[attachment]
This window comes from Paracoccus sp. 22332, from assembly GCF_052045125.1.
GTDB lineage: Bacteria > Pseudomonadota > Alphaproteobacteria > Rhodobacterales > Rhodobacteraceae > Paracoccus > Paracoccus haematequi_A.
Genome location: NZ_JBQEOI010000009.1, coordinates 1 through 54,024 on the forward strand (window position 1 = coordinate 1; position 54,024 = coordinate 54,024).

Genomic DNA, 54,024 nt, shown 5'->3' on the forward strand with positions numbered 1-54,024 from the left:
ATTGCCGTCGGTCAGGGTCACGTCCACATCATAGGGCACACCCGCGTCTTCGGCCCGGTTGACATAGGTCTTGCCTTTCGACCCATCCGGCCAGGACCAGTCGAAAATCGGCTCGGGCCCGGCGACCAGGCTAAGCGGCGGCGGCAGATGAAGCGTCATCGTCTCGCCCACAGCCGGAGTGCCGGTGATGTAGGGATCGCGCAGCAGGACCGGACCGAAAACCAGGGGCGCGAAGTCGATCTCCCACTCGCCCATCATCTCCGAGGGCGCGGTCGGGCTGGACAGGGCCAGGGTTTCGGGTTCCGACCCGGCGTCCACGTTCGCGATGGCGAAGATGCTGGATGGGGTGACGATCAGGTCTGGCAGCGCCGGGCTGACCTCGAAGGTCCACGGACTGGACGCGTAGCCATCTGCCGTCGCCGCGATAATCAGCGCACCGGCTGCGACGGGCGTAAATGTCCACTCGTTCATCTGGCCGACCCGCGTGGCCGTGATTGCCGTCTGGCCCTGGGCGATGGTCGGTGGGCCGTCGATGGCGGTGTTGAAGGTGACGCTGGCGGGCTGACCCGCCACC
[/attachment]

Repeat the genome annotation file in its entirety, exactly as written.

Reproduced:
This window comes from Paracoccus sp. 22332, from assembly GCF_052045125.1.
GTDB lineage: Bacteria > Pseudomonadota > Alphaproteobacteria > Rhodobacterales > Rhodobacteraceae > Paracoccus > Paracoccus haematequi_A.
Genome location: NZ_JBQEOI010000009.1, coordinates 1 through 54,024 on the forward strand (window position 1 = coordinate 1; position 54,024 = coordinate 54,024).

Genomic DNA, 54,024 nt, shown 5'->3' on the forward strand with positions numbered 1-54,024 from the left:
ATTGCCGTCGGTCAGGGTCACGTCCACATCATAGGGCACACCCGCGTCTTCGGCCCGGTTGACATAGGTCTTGCCTTTCGACCCATCCGGCCAGGACCAGTCGAAAATCGGCTCGGGCCCGGCGACCAGGCTAAGCGGCGGCGGCAGATGAAGCGTCATCGTCTCGCCCACAGCCGGAGTGCCGGTGATGTAGGGATCGCGCAGCAGGACCGGACCGAAAACCAGGGGCGCGAAGTCGATCTCCCACTCGCCCATCATCTCCGAGGGCGCGGTCGGGCTGGACAGGGCCAGGGTTTCGGGTTCCGACCCGGCGTCCACGTTCGCGATGGCGAAGATGCTGGATGGGGTGACGATCAGGTCTGGCAGCGCCGGGCTGACCTCGAAGGTCCACGGACTGGACGCGTAGCCATCTGCCGTCGCCGCGATAATCAGCGCACCGGCTGCGACGGGCGTAAATGTCCACTCGTTCATCTGGCCGACCCGCGTGGCCGTGATTGCCGTCTGGCCCTGGGCGATGGTCGGTGGGCCGTCGATGGCGGTGTTGAAGGTGACGCTGGCGGGCTGACCCGCCACC